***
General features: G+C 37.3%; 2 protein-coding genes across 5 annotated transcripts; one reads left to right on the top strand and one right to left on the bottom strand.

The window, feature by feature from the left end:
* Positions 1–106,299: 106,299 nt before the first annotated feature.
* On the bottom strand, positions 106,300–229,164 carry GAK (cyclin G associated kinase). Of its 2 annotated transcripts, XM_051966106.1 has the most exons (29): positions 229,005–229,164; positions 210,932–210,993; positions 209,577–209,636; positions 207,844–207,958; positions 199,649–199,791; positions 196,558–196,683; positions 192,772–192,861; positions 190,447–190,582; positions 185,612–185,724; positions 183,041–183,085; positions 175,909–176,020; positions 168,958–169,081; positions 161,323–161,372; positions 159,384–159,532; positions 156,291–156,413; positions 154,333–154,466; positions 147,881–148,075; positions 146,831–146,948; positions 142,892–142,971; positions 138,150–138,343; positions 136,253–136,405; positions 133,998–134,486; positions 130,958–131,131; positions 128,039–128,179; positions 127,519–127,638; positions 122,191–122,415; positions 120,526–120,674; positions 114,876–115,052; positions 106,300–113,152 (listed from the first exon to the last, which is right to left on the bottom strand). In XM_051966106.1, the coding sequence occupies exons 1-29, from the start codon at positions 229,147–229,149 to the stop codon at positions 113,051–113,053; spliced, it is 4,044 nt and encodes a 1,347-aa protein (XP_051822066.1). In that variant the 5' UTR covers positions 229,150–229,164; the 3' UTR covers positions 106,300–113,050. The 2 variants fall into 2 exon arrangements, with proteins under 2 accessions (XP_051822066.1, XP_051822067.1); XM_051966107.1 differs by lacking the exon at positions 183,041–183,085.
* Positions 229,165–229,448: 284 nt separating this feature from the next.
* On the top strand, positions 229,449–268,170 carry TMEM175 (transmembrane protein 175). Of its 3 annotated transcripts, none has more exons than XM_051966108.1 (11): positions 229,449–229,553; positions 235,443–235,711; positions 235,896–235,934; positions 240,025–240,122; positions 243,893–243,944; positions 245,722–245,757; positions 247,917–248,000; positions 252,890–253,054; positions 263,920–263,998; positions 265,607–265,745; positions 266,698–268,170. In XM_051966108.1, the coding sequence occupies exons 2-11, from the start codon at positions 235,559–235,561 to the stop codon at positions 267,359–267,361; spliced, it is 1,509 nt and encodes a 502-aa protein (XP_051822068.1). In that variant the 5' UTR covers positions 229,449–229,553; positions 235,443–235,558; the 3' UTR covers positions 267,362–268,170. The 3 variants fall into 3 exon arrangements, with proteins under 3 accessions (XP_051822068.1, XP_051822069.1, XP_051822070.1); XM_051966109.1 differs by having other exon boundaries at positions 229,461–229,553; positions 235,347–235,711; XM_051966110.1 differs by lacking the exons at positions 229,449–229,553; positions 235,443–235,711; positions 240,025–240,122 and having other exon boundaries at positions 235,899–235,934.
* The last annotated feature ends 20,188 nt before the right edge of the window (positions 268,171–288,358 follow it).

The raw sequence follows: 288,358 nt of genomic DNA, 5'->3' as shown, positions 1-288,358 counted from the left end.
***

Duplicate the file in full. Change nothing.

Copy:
General features: G+C 37.3%; 2 protein-coding genes across 5 annotated transcripts; one reads left to right on the top strand and one right to left on the bottom strand.

The window, feature by feature from the left end:
* Positions 1–106,299: 106,299 nt before the first annotated feature.
* On the bottom strand, positions 106,300–229,164 carry GAK (cyclin G associated kinase). Of its 2 annotated transcripts, XM_051966106.1 has the most exons (29): positions 229,005–229,164; positions 210,932–210,993; positions 209,577–209,636; positions 207,844–207,958; positions 199,649–199,791; positions 196,558–196,683; positions 192,772–192,861; positions 190,447–190,582; positions 185,612–185,724; positions 183,041–183,085; positions 175,909–176,020; positions 168,958–169,081; positions 161,323–161,372; positions 159,384–159,532; positions 156,291–156,413; positions 154,333–154,466; positions 147,881–148,075; positions 146,831–146,948; positions 142,892–142,971; positions 138,150–138,343; positions 136,253–136,405; positions 133,998–134,486; positions 130,958–131,131; positions 128,039–128,179; positions 127,519–127,638; positions 122,191–122,415; positions 120,526–120,674; positions 114,876–115,052; positions 106,300–113,152 (listed from the first exon to the last, which is right to left on the bottom strand). In XM_051966106.1, the coding sequence occupies exons 1-29, from the start codon at positions 229,147–229,149 to the stop codon at positions 113,051–113,053; spliced, it is 4,044 nt and encodes a 1,347-aa protein (XP_051822066.1). In that variant the 5' UTR covers positions 229,150–229,164; the 3' UTR covers positions 106,300–113,050. The 2 variants fall into 2 exon arrangements, with proteins under 2 accessions (XP_051822066.1, XP_051822067.1); XM_051966107.1 differs by lacking the exon at positions 183,041–183,085.
* Positions 229,165–229,448: 284 nt separating this feature from the next.
* On the top strand, positions 229,449–268,170 carry TMEM175 (transmembrane protein 175). Of its 3 annotated transcripts, none has more exons than XM_051966108.1 (11): positions 229,449–229,553; positions 235,443–235,711; positions 235,896–235,934; positions 240,025–240,122; positions 243,893–243,944; positions 245,722–245,757; positions 247,917–248,000; positions 252,890–253,054; positions 263,920–263,998; positions 265,607–265,745; positions 266,698–268,170. In XM_051966108.1, the coding sequence occupies exons 2-11, from the start codon at positions 235,559–235,561 to the stop codon at positions 267,359–267,361; spliced, it is 1,509 nt and encodes a 502-aa protein (XP_051822068.1). In that variant the 5' UTR covers positions 229,449–229,553; positions 235,443–235,558; the 3' UTR covers positions 267,362–268,170. The 3 variants fall into 3 exon arrangements, with proteins under 3 accessions (XP_051822068.1, XP_051822069.1, XP_051822070.1); XM_051966109.1 differs by having other exon boundaries at positions 229,461–229,553; positions 235,347–235,711; XM_051966110.1 differs by lacking the exons at positions 229,449–229,553; positions 235,443–235,711; positions 240,025–240,122 and having other exon boundaries at positions 235,899–235,934.
* The last annotated feature ends 20,188 nt before the right edge of the window (positions 268,171–288,358 follow it).

The raw sequence follows: 288,358 nt of genomic DNA, 5'->3' as shown, positions 1-288,358 counted from the left end.